When I became a mouthy adolescent — and I had plenty to “mouth off” about given what I was seeing in my home at the time — my mother more and more often took to smacking me on whatever body part she could reach.   My own anger mounted at this treatment.  I was being treated as a nothing, as someone who didn’t matter, as someone who was just suppose to put up and shut up with whatever inappropriate and hurtful behaviors I was seeing from the adults in my home (excessive drinking, lying, marital discord and infidelity, etc.)  When I was a young teen, my mother raised her hand to smack me yet again and I raised my arm to block her.  I grabbed her arm in mid-smack and we had a stare-down.  I had had enough of her acting out her frustrations on me in that manner.  I saw the trepidation and doubt in her own eyes at that point, and I didn’t feel bad about it.  She did not hit me again.

When I was a few days from my 15th birthday, my parents and I had a run-in regarding a guy they didn’t want me having any contact with.  I understand their viewpoint completely — now.  I didn’t then and said some things that were blatantly disrespectful.  As a parent, I don’t know how I would have responded in that situation where a teenager is clearly out-of-line.  I can tell you how my father responded.  He got up and hit me several times in the face.  He was very angry and out of control, and I was afraid that he wasn’t going to stop hitting me.  I have never been so scared in my life.  My father was a 180-pound truck driver with upper arms built like hams.  He could have easily broken my nose or my cheekbone.  Did he earn my respect for terrifying me like that?  No, he most certainly did not.  I’m sure that one of the hardest things he ever did was apologize to me several weeks later.  I think that apology helped to salvage our relationship.

Is there a place for a parent smacking or spanking a youngster?  Perhaps.  I can make allowances for this when a child is very young and is in the process of doing something very dangerous to their well-being.  For example, a parent may grab the arm of a 3-year-old who is about to run out in the street in front of a car and reinforce the total inappropriateness of this behavior by a smack on the butt.  It’s a smack designed to startle the child more than inflict pain and make the child aware that his behavior was a huge no-no!  He’s inclined to remember that lesson!  (And the parent needs to be keeping a sharper eye on that 3-year-old!)  Another instance is when a small child reaches out for the hot toaster and her mother administered a brisk smack to the back of the hand accompanied by a sharp “No!  Hot!”  Again, the jolt is designed to reinforce the danger of the situation.  All other early childhood situations — toys not picked up, sibling arguments, temper tantrums, defiance of authority — can be dealt with in better ways than hitting.

If a third grader comes home from school with a bad grade on an assignment, is a whipping in order?  No.  If a 9-year-old utters a swear word, it is appropriate to hit him?  No.  If a 12-year-old comes home late from a friend’s house, is taking him to the bathroom and lashing him with the belt appropriate?  I should hope not.   If a 13-year-old “sasses back,” do you hit her in the face to discipline her?  That really doesn’t seem like a good idea.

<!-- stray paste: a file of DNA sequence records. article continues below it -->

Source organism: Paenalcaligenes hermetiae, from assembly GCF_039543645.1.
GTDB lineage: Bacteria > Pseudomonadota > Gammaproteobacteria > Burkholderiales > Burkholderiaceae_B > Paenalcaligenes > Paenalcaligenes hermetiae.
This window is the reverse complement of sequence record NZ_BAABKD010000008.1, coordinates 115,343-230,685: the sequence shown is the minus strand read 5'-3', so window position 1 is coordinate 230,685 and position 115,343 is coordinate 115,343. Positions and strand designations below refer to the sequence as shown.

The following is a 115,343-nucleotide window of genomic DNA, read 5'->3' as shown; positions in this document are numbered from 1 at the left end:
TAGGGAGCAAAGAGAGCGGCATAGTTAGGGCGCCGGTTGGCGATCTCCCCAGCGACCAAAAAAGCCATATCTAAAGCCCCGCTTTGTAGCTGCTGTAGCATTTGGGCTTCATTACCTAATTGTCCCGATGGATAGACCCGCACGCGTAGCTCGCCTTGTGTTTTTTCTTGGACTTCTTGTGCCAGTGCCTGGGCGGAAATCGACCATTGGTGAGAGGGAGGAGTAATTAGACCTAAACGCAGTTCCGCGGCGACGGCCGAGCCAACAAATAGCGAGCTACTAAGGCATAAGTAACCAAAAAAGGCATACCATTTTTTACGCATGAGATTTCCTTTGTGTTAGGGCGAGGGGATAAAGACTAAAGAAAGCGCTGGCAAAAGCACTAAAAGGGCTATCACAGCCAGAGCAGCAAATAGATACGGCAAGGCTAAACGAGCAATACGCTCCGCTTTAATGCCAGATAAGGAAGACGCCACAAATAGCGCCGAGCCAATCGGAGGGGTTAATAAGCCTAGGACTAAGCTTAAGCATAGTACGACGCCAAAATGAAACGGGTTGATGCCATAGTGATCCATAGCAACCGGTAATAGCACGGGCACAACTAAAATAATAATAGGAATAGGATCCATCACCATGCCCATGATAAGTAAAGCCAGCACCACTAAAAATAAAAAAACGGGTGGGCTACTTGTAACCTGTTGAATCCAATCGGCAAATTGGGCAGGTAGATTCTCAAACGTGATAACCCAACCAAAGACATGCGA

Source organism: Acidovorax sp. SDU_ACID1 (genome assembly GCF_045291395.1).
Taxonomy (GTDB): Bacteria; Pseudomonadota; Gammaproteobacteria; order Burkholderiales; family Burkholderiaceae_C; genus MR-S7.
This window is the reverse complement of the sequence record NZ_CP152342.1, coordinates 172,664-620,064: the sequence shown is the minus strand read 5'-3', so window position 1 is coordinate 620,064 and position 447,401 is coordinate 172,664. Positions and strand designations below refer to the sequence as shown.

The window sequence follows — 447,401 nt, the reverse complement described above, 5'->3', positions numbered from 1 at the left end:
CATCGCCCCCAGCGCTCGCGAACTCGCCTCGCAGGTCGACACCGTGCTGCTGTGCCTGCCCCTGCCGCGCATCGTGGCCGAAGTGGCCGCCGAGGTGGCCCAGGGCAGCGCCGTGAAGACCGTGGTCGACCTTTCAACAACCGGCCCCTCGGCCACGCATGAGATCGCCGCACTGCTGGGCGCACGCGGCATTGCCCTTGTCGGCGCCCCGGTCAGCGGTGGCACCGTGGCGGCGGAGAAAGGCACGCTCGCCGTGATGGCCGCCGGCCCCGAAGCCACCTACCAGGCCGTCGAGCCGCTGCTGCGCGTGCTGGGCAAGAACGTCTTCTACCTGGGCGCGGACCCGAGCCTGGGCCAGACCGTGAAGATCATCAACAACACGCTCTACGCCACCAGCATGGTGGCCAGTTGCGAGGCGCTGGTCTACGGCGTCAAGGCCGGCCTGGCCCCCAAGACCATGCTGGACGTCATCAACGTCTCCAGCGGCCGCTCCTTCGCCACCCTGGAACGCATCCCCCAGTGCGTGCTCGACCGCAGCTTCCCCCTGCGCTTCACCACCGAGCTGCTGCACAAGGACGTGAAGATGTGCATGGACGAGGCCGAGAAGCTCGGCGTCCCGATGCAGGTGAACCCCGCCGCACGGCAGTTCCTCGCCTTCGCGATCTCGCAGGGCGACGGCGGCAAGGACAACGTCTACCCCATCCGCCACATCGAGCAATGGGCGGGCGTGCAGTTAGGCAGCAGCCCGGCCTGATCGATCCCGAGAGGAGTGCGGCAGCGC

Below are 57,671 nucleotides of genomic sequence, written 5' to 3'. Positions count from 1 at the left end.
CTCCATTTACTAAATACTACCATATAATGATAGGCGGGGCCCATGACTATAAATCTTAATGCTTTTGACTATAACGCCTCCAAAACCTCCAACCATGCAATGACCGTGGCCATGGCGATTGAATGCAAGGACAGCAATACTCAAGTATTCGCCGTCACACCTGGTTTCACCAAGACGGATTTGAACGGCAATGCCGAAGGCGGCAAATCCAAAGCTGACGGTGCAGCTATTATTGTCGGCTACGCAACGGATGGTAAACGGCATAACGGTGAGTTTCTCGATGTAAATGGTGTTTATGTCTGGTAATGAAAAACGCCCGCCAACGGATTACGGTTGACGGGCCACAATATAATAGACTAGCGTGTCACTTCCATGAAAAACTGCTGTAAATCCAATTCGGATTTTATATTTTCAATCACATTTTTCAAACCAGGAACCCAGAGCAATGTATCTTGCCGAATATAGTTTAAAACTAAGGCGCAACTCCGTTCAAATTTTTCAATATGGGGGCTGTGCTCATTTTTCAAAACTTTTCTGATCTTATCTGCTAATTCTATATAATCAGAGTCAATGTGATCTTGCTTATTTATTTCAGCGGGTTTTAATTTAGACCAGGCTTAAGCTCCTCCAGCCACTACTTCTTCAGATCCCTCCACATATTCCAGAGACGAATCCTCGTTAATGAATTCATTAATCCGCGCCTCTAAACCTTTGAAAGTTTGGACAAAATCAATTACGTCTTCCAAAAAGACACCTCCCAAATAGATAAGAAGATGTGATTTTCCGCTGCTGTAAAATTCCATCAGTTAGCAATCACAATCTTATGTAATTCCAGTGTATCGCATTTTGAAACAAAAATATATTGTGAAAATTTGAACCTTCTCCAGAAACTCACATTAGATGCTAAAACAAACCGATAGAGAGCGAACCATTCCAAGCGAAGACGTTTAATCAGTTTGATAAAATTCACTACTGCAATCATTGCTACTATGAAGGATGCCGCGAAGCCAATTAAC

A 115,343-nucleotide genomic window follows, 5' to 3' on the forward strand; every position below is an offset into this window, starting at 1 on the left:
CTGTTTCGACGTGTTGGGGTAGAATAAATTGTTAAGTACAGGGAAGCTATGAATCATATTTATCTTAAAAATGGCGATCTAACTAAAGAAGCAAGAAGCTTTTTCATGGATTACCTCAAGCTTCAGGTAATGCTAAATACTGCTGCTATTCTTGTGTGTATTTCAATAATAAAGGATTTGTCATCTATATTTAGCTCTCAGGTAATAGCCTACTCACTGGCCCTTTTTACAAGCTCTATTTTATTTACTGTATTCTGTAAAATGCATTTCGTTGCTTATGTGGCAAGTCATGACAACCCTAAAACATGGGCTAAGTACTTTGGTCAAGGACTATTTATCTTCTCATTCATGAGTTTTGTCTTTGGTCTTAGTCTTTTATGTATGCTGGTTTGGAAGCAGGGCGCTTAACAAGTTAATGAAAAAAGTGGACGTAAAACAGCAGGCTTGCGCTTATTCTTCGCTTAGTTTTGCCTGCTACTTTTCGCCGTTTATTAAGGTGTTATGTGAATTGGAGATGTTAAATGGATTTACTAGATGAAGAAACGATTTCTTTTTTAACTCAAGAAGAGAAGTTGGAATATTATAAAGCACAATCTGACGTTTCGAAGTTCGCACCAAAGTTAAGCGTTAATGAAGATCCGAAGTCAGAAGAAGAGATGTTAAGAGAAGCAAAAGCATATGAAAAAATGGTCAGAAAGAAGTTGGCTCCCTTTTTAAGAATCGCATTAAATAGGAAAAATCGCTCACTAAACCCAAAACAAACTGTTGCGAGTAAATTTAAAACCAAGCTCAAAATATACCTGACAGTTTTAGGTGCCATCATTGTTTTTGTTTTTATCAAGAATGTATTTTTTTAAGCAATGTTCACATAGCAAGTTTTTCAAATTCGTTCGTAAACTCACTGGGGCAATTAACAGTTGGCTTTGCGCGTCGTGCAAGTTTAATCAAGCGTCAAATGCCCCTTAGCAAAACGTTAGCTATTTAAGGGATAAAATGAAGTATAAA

Granted, most of us have survived our childhood spankings with our mental health intact and are still on speaking terms with our parents.  Fortunately, the majority of parents knew when enough spanking was enough, both in terms of quantity and force and what age to leave off with it.  The kids of those parents have done okay, generally speaking, or at least can’t attribute their problems to the spankings alone.

However, in a society where spanking, whipping and hitting children is deemed acceptable behavior by a parent, it encourages other less emotionally balanced parents to engage in it as well.  Why not?  Everyone smacks their kids from time to time!  It’s okay!  It’s an expected part of disciplining the rug rats!  These parents with poor control of their impulses and emotions are the ones who shake their crying babies until their brains hemorrhage, who break their toddlers’ arms by yanking them around, who blacken the eyes of their pubescent daughters for “back-talk” and lying.  These are the parents with anger management issues who don’t know what else to do when upset and frustrated other than to strike out and hurt those more vulnerable.  They raise children who are scarred, angry, depressed, and have learned in their homes that violence is an acceptable outlet for their emotions.

None of us want to live in a society where it’s acceptable to assault other people because they’ve frustrated you, dissed you, disappointed you, annoyed you.  I think that most parents have spanked their children in situations where they’ve felt impotent and out of control of their kids’ behavior.  Whipping and spanking was a way to get the upper hand again, to resume the position of authority and dominance in the quickest, most intimidating way possible.  Was it the best way?  Undoubtedly, no.  There are better ways to discourage unacceptable behaviors without resorting to physical trauma and reinforcing all the lessons that such behavior condones and passes on.

I urge all parents to consider their emotional state when they want to spank their children.  What is it saying about your sense of control?  Is there a better way to demonstrate and reinforce right from wrong?   Please consider the society you shape and the lessons you pass on when hitting is how you control the youngest members of your family.